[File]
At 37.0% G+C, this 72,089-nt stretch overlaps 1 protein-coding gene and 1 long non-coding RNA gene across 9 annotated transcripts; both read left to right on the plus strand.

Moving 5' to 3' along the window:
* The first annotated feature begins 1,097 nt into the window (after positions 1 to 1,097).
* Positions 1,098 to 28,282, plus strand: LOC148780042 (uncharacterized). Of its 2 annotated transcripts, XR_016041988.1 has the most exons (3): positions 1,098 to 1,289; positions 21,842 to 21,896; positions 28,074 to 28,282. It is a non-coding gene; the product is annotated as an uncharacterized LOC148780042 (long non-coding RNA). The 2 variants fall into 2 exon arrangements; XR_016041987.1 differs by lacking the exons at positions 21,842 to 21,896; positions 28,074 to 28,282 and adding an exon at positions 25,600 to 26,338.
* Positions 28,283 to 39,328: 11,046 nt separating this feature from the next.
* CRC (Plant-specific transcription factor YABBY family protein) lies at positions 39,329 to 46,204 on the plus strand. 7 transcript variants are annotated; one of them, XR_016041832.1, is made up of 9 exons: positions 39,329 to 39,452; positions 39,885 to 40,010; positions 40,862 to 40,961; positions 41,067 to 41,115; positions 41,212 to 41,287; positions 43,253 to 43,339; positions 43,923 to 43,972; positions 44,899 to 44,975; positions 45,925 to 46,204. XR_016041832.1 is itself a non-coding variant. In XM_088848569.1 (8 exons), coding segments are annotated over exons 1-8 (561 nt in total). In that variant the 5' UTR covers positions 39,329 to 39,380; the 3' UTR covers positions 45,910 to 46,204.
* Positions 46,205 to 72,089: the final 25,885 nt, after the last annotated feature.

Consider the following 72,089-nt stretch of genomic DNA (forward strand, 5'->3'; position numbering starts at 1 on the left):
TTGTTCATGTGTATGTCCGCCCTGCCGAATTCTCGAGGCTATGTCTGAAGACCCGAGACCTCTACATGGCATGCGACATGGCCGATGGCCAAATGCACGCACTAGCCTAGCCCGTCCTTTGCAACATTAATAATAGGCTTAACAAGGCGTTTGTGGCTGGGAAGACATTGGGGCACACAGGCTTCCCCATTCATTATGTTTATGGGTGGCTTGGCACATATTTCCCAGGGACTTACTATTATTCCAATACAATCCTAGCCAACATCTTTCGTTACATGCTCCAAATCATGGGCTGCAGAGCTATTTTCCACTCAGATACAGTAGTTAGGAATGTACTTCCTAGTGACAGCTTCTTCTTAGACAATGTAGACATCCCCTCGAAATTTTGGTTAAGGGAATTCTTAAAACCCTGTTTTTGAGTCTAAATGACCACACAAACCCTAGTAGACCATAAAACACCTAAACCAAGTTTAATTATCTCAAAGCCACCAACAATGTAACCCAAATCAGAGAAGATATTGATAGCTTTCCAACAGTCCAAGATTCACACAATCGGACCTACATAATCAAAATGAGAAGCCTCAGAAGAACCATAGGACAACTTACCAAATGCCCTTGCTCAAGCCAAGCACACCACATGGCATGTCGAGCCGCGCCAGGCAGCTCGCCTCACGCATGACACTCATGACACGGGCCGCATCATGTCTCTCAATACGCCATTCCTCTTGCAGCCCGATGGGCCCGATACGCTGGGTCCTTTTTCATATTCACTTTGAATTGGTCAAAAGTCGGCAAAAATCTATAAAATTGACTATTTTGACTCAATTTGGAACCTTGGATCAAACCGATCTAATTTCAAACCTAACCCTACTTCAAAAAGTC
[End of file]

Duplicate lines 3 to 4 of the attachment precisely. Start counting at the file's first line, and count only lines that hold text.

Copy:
* The first annotated feature begins 1,097 nt into the window (after positions 1 to 1,097).
* Positions 1,098 to 28,282, plus strand: LOC148780042 (uncharacterized). Of its 2 annotated transcripts, XR_016041988.1 has the most exons (3): positions 1,098 to 1,289; positions 21,842 to 21,896; positions 28,074 to 28,282. It is a non-coding gene; the product is annotated as an uncharacterized LOC148780042 (long non-coding RNA). The 2 variants fall into 2 exon arrangements; XR_016041987.1 differs by lacking the exons at positions 21,842 to 21,896; positions 28,074 to 28,282 and adding an exon at positions 25,600 to 26,338.